The Mortgage Corner
Just as existing-home sales are at their cyclical highs, the Commerce Department on Friday said new home sales increased 5.2 percent to a seasonally adjusted annual rate of 592,000 units last month. That was the second highest pace since 2007, said the NAHB. Economists had forecast single-family home sales, which account for about 9.5 percent of overall home sales, rising 2.1 percent to a 575,000-unit rate last month.
The real problem is still lack of inventory with just 5.1 months of available supply (red line in graph), but builders optimism is the highest since 2005 that they can increase that inventory with a better mix of more affordable housing. Sales rose 16.5 percent from a year ago, boosted by a 43.8 percent jump in the Midwest to a nine-year high. Sales surged 7.7 percent in the West, their highest level since January 2008, but fell 3.1 percent in the South. They were unchanged in the Northeast.
“NAHB expects an increase in single-family home construction next year, fueled by a growing economy and solid job growth,” said NAHB Chief Economist Robert Dietz. “Moreover, builder confidence has risen on anticipation of reductions in regulatory costs, which is good news for home buyers and renters. However, the pace of construction will continue to be restricted by shortages of lots and labor in some markets.”
And consumers are feeling much more confident since the November elections, with most of the jump in older respondents to both the University of Michigan and Conference Board surveys. They are putting a lot of faith that Prez-elect Trump will be able to carry out his election promises of draining the Wall Street/DC swamps, in other words.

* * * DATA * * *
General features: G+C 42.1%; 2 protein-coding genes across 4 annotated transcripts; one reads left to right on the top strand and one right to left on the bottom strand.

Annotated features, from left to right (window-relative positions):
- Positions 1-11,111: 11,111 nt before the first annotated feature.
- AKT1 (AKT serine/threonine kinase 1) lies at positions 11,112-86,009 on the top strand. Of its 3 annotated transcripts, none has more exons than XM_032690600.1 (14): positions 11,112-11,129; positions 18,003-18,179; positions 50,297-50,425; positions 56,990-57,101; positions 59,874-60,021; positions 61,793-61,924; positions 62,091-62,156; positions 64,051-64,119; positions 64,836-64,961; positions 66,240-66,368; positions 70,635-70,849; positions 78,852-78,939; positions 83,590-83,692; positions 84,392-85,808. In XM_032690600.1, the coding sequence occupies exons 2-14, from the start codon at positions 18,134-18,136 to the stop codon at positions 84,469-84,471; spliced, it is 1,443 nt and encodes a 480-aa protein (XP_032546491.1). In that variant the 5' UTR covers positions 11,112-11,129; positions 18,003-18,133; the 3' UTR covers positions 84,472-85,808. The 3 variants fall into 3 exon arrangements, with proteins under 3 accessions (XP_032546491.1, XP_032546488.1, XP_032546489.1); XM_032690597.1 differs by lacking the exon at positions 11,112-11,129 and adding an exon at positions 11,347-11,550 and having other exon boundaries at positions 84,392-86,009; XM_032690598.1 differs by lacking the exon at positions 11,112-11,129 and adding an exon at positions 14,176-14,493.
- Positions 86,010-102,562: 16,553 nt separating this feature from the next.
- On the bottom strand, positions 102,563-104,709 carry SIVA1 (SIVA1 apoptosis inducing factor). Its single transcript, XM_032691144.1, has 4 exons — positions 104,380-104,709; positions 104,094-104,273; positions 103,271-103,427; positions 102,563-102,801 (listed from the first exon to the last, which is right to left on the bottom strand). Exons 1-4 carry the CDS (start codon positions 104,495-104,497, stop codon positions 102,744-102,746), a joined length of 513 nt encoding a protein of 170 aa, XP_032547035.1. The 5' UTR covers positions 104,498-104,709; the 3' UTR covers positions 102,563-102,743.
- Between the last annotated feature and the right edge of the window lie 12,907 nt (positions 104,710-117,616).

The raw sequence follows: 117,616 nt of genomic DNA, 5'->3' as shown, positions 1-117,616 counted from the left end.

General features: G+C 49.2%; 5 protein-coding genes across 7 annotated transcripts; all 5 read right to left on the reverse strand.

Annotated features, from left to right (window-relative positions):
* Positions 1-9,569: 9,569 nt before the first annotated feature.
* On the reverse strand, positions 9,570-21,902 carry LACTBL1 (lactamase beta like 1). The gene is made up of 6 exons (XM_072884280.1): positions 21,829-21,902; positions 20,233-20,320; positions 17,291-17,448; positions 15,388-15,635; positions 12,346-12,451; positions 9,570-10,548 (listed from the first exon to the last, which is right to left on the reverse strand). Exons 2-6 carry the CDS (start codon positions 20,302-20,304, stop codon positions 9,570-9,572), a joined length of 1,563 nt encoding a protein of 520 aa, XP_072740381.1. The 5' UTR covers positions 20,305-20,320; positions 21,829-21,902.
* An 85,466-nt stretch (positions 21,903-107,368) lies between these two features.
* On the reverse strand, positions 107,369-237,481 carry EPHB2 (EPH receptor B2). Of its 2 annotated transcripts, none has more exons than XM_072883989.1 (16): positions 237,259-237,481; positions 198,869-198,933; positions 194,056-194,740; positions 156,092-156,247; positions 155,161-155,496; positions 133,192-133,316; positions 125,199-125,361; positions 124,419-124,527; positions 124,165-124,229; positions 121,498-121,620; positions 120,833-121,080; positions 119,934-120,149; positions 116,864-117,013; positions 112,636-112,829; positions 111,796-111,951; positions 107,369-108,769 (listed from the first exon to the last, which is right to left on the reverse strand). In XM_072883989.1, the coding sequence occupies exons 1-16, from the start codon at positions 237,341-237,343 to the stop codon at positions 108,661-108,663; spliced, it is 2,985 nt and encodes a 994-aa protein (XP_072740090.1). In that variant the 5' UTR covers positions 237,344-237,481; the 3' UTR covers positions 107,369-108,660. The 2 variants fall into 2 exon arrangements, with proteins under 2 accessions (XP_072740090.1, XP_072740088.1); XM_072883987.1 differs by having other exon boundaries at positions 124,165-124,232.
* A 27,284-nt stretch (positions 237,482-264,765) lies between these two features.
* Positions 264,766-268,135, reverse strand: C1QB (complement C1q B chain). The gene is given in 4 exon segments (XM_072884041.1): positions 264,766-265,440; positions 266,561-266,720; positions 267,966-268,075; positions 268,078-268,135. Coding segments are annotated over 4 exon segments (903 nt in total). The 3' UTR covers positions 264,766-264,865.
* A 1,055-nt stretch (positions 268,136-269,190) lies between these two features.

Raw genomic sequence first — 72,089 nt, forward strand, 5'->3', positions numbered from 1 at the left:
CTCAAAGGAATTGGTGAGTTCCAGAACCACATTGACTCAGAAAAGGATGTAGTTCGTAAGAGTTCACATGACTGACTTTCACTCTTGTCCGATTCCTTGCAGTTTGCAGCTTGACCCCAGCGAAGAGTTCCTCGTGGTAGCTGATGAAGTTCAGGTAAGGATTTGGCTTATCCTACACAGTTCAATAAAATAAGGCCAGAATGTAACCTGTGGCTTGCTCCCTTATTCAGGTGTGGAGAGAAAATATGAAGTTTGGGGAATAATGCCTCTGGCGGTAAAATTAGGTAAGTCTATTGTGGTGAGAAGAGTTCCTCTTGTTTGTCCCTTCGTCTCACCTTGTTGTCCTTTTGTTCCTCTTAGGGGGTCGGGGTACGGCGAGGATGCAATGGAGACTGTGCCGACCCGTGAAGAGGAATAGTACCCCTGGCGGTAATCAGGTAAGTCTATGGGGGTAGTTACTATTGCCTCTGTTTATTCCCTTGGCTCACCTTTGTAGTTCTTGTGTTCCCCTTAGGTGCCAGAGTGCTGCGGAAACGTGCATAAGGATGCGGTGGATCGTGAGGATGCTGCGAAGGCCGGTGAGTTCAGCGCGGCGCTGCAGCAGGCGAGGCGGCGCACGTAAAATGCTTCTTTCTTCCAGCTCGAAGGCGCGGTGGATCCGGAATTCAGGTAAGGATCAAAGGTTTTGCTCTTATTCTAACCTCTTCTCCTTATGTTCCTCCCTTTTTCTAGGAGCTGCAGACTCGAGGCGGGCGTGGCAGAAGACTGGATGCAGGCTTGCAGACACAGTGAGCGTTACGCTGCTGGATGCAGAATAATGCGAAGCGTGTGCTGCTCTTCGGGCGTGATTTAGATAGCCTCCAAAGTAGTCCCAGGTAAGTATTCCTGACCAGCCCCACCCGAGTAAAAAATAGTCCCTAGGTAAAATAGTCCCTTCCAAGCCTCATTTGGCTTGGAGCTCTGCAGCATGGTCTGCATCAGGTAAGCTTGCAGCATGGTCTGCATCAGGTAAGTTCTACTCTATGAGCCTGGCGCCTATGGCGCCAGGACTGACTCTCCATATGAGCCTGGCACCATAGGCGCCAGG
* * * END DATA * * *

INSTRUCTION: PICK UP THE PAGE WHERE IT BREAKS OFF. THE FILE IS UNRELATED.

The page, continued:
That said, the U. of Michigan consumer sentiment index edged up to a reading of 98.2 from 98 earlier this month. That was the highest reading since January 2004. And the Conference Board’s confidence index is up 12.9 points since the November election in gains driven by older consumers, as we said. The level for December is 113.7 which is the highest reading since way back in August 2001.
The University of Michigan said a record 18 percent of respondents “spontaneously mentioned the expected favorable impact of Trump’s policies on the economy.” Consumers anticipated that a stronger economy would create more jobs, with the share expecting higher income rising to a one-year high.
And personal incomes are rising at a 4 percent clip, the unemployment rate has dropped to 4.6 percent, and GDP growth is now up to 3.5 percent in the third revision to Q3 growth, with fourth quarter GDP growth also looking good.
So why shouldn’t consumers feel more confident of the future? It has a lot to do with Republican policies in Congress, yet Repubs say they want to repeal much of Obama’s legacy, which created the recovery from the Great Recession—the worst recession since the Great Depression. And a repeal of Obamacare and Dodd-Frank, the law that is attempting to reign in some of the excesses that caused the Great Recession, could put US back into another recession.
In other words, those voters need to be careful of what they wish for beyond the Twitters of Prez-elect Trump.
Harlan Green © 2016
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